It is said that Leonardo Da Vinci invented the first design for a helicopter, but poor Leo was too far ahead of his time for such an advanced concept to flourish.

The Future can be changed

Part of the reason why foresight can be such a dangerous thing is that by preparing for the future, you often reinforce your worst fears. Knowing when it makes sense to make the change and when not is really an art.

Take a war for example, political, technical or otherwise. Imagine if you could read minds and you know exactly what your enemy is thinking. He is thinking that he wants to kill you. Your instinct tells you - got to protect myself - put up the defenses. Your enemy sees this and says -- yes he has proven that he wants to kill me too so I want to kill him.

So in the slew of things -- you either both kill each other, or the stronger opponent wins.

Now if you couldn't read minds, you would simply judge your opponent by his actions or look around and see that you have battles on other sides that are much closer and easier to win. If your enemy doesn't see you raising arms, he may conclude -- hmm I want to kill him because I think he wants to kill me, but he's not trying to kill me maybe I should rethink this.

So in this situation even if you are the weaker opponent, you may not die because as your enemy comes closer - he is no longer your enemy. Again if you are the weaker opponent and your enemy is still bent on killing you he may put all his resources into his defenses against you and not see the enemy behind him about to cut of his head. So though you were weaker, you didn't really need to kill your enemy because someone else did it for you.

Look at Linux and Open-Source. Many people think that these two are a natural enemy to Microsoft and have fantasies about how Microsoft is plotting on all sides to destroy it. Microsoft is probably half-heartedly plotting, but also thinking - I've got more lucrative fish to fry. Meanwhile all these people are heating up with their hatred of Microsoft - getting ready to explode in their own pot thinking that Microsoft is doing the same - pouring all their defenses into this battle. Novell was an enemy too of Microsoft and now seems to be coming back. If you look closer at Novell for example -- on the one side they have SUSE Linux and on the other they have Mono - an open source initiative whose directive is to bring .NET to Linux and beyond. So it seems very strange to bring your enemy into your camp unless your enemy is not your enemy anymore.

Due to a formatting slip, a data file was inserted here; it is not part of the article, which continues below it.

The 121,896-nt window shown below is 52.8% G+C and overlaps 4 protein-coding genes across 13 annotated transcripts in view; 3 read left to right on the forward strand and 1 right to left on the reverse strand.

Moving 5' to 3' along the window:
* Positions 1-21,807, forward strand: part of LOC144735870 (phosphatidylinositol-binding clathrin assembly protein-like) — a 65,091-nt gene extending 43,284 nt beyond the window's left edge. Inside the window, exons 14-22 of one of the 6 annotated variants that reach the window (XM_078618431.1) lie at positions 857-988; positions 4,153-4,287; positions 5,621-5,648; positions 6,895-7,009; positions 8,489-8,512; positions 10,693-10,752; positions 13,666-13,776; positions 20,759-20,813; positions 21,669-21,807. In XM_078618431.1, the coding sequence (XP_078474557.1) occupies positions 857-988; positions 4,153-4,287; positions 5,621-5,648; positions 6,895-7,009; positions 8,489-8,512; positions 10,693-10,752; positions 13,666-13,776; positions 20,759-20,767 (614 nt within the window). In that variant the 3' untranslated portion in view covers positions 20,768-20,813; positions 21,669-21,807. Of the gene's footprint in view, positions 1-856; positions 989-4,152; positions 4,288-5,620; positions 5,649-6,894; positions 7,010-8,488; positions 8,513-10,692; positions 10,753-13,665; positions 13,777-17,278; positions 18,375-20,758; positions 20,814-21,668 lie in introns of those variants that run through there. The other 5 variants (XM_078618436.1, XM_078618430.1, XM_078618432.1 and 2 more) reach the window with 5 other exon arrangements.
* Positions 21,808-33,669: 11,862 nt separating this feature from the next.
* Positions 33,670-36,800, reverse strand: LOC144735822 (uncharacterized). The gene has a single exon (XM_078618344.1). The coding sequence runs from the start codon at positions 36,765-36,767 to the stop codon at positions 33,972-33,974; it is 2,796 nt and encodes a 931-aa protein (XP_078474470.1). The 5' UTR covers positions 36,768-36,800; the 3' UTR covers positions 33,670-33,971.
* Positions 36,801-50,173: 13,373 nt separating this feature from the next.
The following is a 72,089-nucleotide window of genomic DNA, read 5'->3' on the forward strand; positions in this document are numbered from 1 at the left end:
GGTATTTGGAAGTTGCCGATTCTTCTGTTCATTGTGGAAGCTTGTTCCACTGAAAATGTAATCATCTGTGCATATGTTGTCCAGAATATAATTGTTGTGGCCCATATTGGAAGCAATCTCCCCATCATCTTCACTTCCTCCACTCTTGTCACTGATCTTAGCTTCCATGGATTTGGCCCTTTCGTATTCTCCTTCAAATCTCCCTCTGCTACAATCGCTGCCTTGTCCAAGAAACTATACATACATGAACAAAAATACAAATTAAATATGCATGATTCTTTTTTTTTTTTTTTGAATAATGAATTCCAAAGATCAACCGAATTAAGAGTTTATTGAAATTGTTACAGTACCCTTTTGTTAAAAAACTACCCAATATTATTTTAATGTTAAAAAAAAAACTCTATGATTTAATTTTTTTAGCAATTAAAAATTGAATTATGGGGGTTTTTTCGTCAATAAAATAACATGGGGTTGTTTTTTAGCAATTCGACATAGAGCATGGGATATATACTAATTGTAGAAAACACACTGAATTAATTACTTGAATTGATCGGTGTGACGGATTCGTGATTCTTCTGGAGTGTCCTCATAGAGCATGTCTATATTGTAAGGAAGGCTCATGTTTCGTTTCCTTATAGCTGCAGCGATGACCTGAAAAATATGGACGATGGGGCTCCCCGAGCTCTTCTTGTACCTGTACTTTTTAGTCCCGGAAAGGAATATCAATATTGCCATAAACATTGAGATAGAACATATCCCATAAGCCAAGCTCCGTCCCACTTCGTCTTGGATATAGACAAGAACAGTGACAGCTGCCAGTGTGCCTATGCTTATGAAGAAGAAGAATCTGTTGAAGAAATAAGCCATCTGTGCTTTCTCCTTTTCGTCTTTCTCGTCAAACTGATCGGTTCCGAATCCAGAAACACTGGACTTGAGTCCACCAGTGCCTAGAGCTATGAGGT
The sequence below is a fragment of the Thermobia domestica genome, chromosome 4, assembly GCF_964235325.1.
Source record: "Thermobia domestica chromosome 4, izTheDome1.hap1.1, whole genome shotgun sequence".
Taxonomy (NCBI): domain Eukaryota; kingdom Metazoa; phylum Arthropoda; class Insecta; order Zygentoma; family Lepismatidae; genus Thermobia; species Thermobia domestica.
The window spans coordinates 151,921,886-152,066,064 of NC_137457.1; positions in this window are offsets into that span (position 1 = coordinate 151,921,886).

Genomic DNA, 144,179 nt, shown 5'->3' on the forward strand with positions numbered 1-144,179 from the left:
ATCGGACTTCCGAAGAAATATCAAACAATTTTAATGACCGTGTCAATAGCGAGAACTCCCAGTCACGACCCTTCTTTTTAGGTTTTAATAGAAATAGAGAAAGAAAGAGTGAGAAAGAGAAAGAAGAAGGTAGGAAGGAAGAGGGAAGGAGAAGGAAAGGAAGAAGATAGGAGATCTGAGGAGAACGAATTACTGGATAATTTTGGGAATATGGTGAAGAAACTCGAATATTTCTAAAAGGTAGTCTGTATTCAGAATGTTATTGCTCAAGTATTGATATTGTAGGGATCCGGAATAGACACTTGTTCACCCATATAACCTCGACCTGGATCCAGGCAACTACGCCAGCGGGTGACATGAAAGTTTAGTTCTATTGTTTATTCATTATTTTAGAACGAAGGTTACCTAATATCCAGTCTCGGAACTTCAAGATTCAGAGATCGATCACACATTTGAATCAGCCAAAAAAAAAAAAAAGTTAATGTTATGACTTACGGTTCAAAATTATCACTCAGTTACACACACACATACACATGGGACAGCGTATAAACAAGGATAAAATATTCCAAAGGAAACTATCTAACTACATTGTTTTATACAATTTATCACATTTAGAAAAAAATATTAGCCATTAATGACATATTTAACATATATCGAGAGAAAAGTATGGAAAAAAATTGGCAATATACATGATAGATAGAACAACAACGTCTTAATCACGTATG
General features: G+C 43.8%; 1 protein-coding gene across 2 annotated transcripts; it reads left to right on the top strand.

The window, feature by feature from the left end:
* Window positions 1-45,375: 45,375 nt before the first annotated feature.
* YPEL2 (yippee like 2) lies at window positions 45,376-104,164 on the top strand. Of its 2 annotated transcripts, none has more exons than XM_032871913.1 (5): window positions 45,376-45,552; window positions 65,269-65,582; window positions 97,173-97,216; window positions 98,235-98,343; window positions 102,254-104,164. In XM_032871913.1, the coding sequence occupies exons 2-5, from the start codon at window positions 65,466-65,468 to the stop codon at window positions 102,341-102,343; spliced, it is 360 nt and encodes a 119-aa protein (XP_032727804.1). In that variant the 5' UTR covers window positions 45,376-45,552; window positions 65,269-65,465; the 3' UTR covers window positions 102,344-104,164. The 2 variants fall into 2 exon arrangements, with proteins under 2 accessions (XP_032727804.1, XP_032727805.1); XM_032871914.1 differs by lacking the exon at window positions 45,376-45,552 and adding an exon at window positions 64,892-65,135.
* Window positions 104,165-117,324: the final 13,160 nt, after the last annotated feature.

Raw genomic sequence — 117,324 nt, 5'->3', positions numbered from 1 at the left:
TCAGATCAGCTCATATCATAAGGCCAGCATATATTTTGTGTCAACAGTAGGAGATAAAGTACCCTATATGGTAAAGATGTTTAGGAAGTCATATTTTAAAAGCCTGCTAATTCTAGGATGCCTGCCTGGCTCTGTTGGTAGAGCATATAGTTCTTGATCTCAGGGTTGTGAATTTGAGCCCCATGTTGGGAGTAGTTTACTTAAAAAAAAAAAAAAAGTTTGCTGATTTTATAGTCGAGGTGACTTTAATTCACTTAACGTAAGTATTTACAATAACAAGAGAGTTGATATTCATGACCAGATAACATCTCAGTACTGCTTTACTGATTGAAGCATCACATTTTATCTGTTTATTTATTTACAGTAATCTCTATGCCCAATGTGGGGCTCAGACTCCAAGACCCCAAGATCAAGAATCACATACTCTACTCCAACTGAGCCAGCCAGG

You look at another enemy of Microsoft, Apple. Didn't Microsoft give them some money to sustain them; doesn't Microsoft still produce a lot of software for Apple? Gosh maybe they were worried that if they completely killed off Apple they wouldn't have any more enemies to make life interesting.

You look at Red Hat and they are competing with Novell. In one statement they said something to the effect "We are abandoning our desktop version because home users are better off with Windows." - huh Why is Red Hat pushing people to the arch enemy Microsoft when they are arch enemies? Seems like a rather odd battle gesture.

The fact of the matter is that your enemy is only your enemy sometimes and your friend in other situations. In situations where it is a WIN-WIN or a LOSE-LOSE proposition to work together or to work apart, then your enemy is your friend. In situations when it’s a WIN-LOSE then your enemy is your enemy. In the Prisoner's Dilemma, a situation we often find ourselves in, you don't know for sure how trustworthy your bedfellow is, you just have to learn to read his body language or decide that you've got better things to do with your time than worrying about it.